Bush to Back ‘Limited’ Patients’ Rights Proposal
President Bush today will endorse a patients' bill of rights in which patients would have the right to sue their health plans but lawsuits and jury awards would be limited, USA Today reports. The president, in a speech to the American College of Cardiology in Orlando, will attempt to "boost [the] prospects" for patients' rights legislation proposed by Sens. Bill Frist (R-Tenn.) and John Breaux (D-La.), according to advisers (Welch/Keen, USA Today, 3/21). The senators' "Bipartisan Patients' Bill of Rights of 2001" would guarantee patients access to specialists, emergency care and hospital stays. Regarding lawsuits, the legislation would require patients to exhaust an independent external review process, unless the case proves "futile," before suing health plans in court. The bill would place a $500,000 cap on non-economic damages and allow unlimited economic damages. In addition, all lawsuits would be heard in federal court, which "generally" award smaller settlements than state courts.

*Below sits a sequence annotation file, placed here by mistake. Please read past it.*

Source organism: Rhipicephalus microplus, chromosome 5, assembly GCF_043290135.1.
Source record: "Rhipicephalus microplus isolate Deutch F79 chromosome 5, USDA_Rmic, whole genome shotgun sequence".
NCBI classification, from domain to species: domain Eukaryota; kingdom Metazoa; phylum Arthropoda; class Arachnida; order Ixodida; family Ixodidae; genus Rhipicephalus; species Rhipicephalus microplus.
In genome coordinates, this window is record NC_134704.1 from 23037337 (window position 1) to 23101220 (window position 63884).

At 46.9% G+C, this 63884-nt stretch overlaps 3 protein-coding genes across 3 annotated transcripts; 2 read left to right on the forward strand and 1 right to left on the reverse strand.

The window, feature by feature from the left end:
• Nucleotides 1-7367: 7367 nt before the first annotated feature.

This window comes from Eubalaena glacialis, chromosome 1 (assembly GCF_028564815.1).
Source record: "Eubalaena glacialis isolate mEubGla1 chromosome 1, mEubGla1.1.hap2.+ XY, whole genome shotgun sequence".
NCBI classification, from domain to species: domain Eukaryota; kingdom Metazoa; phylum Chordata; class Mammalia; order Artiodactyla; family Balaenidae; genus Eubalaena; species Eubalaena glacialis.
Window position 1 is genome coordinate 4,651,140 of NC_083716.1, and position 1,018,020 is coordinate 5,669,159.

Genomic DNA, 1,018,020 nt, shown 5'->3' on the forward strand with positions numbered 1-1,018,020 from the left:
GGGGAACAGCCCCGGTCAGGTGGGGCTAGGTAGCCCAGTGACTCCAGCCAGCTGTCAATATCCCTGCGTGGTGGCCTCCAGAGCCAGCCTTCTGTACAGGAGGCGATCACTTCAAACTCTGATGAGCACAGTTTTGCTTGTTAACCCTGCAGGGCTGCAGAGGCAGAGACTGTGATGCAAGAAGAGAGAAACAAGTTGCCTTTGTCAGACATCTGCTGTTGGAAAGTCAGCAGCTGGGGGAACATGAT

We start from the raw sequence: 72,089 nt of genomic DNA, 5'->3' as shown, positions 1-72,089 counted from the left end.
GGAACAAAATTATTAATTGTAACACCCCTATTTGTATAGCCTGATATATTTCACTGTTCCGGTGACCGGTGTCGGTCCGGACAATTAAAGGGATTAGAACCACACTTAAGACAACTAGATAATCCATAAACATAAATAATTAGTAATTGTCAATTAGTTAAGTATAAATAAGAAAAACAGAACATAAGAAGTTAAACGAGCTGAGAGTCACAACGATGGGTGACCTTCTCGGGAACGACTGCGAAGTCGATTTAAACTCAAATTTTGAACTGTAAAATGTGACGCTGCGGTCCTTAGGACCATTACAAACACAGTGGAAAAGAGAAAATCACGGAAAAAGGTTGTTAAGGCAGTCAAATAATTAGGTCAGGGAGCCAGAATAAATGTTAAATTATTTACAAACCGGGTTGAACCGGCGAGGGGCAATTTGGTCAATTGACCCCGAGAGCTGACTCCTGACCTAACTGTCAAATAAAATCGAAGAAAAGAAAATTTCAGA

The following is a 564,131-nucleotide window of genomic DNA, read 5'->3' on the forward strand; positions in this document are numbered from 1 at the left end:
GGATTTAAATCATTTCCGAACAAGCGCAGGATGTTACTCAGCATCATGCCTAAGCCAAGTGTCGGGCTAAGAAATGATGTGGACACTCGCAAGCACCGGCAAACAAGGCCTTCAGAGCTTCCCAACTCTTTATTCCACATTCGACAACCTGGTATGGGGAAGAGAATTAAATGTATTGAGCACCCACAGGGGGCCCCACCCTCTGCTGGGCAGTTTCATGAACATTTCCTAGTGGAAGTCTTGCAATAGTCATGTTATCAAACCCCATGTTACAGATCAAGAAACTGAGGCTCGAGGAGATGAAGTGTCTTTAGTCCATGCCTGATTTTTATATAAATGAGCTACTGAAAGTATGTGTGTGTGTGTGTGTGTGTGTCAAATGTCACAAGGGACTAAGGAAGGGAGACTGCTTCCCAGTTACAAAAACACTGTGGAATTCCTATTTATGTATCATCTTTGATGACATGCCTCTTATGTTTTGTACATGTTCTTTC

This measure aligns in several ways with the "principles" that Bush outlined for a patients' bill of rights last month, when he stated that lawsuits should only go through federal court and that damages awarded by juries should be subject to "reasonable caps." The Breaux-Frist bill competes with a proposal from Sens. Edward Kennedy (D-Mass.), John Edwards (D-N.C.) and John McCain (R-Ariz.) which offers more lenient right-to-sue provisions. Under this proposal, called the "Bipartisan Patient Protection Act of 2001 (S 283)," patients could sue HMOs in state court for denial of benefits or quality-of-care issues and in federal court for non-quality of care issues, such as violations of health plan contracts. The bill would cap civil assessments awarded in federal court at $5 million, but state courts could award as much in damages as state laws allow. Supporting the president in his opposition to the Kennedy-McCain-Edwards proposal, Republican congressional leaders indicated that they prefer the more moderate right-to-sue aspects of the Breaux-Frist proposal. Sen. Don Nickles (R-Okla.) said, "We don't want to do anything that will expand the number of uninsured." House Majority Leader Dick Armey (R-Texas) added, "The Democrats have always put the right to sue ahead of the right to review" (USA Today, 3/21).